Are “[t]he Democrats are a ragbag of independents, socialists and former LDP members set adrift after the last big bang in Japanese politics, in the mid-1990s, when the ruling party lost power for 10 months?” It’s interesting to note that Observing Japan’s Tobias Harris, who is cited as a major source in the story, disagrees with that overall assessment implicit in words like “ragbag” and “set adrift” and believes that the significance of the internal differences has been blown up beyond reasonable proportions. In fact, the bulk of the opposition had coalesced by 1998, after the first post-1955 non-LDP administration (1993-94) and the unholy LDP-Socialist union (1994-96) into two major opposition parties, one of them under Ozawa’s control, which merged in 2003 to form the current DPJ. That’s eleven years of coherence fighting three Lower House and four Upper House elections, including six years of unity and two Lower House and Upper House elections each. This also means that a large number of DPJ members, particularly in the admittedly less powerful Upper House, know national political life only under the DPJ banner or its other, Ozawa-led antecedent’s. I probably disagree with Tobias (yes, he’s a friend) on the degree of institutional solidity that the DPJ has achieved. But it surely has more ideological coherence than its American namesake and almost as much as that of the LDP, especially if you throw in the latter’s long-time coalition partner New Komeito; at a minimum, to suggest that its members still remain the products of the political big bang is a misrepresentation of the state of the DPJ.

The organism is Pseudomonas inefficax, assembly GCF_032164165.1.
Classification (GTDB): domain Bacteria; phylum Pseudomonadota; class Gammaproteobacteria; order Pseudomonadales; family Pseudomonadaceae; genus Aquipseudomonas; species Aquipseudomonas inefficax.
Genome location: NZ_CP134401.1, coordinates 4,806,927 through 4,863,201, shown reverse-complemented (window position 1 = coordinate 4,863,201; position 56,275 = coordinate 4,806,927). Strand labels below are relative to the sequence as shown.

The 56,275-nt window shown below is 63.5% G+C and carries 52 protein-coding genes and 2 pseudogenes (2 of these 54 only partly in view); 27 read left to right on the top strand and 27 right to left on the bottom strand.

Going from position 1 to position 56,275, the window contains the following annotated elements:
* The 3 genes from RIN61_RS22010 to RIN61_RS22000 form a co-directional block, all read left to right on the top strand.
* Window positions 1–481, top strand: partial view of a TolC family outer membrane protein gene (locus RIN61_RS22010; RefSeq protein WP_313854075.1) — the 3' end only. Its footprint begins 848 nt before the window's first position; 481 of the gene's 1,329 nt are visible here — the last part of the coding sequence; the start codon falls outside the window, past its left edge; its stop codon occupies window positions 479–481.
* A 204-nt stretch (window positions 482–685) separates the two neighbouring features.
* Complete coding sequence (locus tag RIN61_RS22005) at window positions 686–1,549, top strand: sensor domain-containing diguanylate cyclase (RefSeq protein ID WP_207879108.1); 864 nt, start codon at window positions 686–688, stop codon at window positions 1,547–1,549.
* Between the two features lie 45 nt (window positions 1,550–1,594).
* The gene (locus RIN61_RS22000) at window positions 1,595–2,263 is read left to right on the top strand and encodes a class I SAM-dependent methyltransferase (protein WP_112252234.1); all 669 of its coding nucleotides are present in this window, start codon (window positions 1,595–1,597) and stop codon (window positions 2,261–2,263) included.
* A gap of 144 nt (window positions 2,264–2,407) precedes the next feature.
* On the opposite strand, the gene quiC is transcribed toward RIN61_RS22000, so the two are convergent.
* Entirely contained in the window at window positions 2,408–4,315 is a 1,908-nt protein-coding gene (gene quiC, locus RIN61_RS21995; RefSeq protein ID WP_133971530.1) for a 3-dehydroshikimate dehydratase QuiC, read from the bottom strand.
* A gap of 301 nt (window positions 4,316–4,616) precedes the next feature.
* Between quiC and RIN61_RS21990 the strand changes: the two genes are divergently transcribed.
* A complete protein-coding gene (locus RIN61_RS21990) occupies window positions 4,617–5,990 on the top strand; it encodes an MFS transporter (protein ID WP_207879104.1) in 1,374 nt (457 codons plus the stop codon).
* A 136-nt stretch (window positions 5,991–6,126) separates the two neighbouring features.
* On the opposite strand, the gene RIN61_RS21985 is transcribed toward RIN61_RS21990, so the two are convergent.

As for people calling Ozawa a “socialist”, I was genuinely mystified. I googled and found one column and a small number of bloggers who claim that the party policy under Ozawa has turned socialist. That’s not something you would think is worth referring to, is it? Moreover, none of the accusations that I found had been hurled at Ozawa personally—which supports a claim that I made about him recently, though that’s beside the point here. But, as I said, I stand ready to be corrected on this one.